The young boy had been living in al-Hol camp in northern Syria. He was taken to Syria by his mother in 2014. His mother was later killed during fighting.
Francesco Rocca, IFRC President, accompanied the child from Syria to Lebanon this morning. He said:
“I would like to thank all those involved in securing the safe return from al-Hol camp of this boy to his family in Italy. In particular, I want to thank the Syrian Arab Red Crescent, and its President Khaled Hboubati, for the huge efforts that have been made to facilitate this repatriation, and for the tremendous dedication that it has shown and continues to show in its response to the ongoing humanitarian crisis in Syria.”
According to authorities, more than 100,000 people are living in camps in northern Syria, including 68,000 in al-Hol camp alone. This includes an estimated 28,000 children from more than 60 different countries. Rocca continued:
“This news is positive, but it is barely a drop of relief in an ocean of suffering. We call on the national governments of the foreigners in the camp and all concerned parties to take action in a manner that alleviates the suffering of a very vulnerable group of people. Ideally this approach would allow individuals to be assessed on a case-by-case basis.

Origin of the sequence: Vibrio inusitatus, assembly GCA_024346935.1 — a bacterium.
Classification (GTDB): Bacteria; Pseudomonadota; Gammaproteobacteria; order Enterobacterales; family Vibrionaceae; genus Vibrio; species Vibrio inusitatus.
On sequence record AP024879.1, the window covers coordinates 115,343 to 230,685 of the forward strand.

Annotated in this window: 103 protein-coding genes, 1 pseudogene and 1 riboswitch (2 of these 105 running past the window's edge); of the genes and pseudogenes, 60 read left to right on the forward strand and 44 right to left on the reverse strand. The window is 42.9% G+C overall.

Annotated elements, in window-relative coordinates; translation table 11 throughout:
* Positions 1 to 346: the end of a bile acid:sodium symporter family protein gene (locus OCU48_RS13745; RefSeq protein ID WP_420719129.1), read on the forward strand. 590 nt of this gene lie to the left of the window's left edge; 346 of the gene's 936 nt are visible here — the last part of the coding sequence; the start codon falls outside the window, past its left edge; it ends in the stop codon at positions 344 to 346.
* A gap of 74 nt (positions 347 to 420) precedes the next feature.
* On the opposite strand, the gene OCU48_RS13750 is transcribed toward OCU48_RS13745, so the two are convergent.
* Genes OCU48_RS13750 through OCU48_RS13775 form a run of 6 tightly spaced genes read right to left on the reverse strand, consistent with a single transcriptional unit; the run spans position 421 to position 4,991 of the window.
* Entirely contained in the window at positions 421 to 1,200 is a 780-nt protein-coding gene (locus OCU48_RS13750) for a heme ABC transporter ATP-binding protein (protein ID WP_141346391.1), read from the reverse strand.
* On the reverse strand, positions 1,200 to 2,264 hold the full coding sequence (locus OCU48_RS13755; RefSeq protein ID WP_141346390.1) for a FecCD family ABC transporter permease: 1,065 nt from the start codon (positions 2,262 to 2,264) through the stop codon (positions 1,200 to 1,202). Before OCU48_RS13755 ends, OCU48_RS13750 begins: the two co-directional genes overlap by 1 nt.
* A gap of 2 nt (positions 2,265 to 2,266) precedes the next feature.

“We appreciate that this situation is complex. There are legitimate concerns that have been raised by governments. But those concerns must be balanced with the need to treat people humanely. Today’s news demonstrates that, with political will, a solution is possible,” said Rocca.
Khaled Hboubati, President of the Syrian Arab Red Crescent, said:
“We recognize the importance of our duty to restore family links. We spare no efforts to meet this responsibility today and in the future, in parallel to the other humanitarian responsibilities we shoulder. Our goal is to alleviate the suffering of the most vulnerable people in Syria, working hand-in-hand with our partners.”
IFRC President Rocca urged the media to ensure that the boy and his family are given time and space to recover from their ordeal
“I appreciate that there is a lot of interest in this story. But now that he is safe, let’s leave this boy and his family alone to heal.”
Italian Red Cross will continue to support the family, including with psychosocial support.
IFRC is the world’s largest humanitarian network, comprising 190 National Red Cross and Red Crescent Societies working to save lives and promote dignity around the world.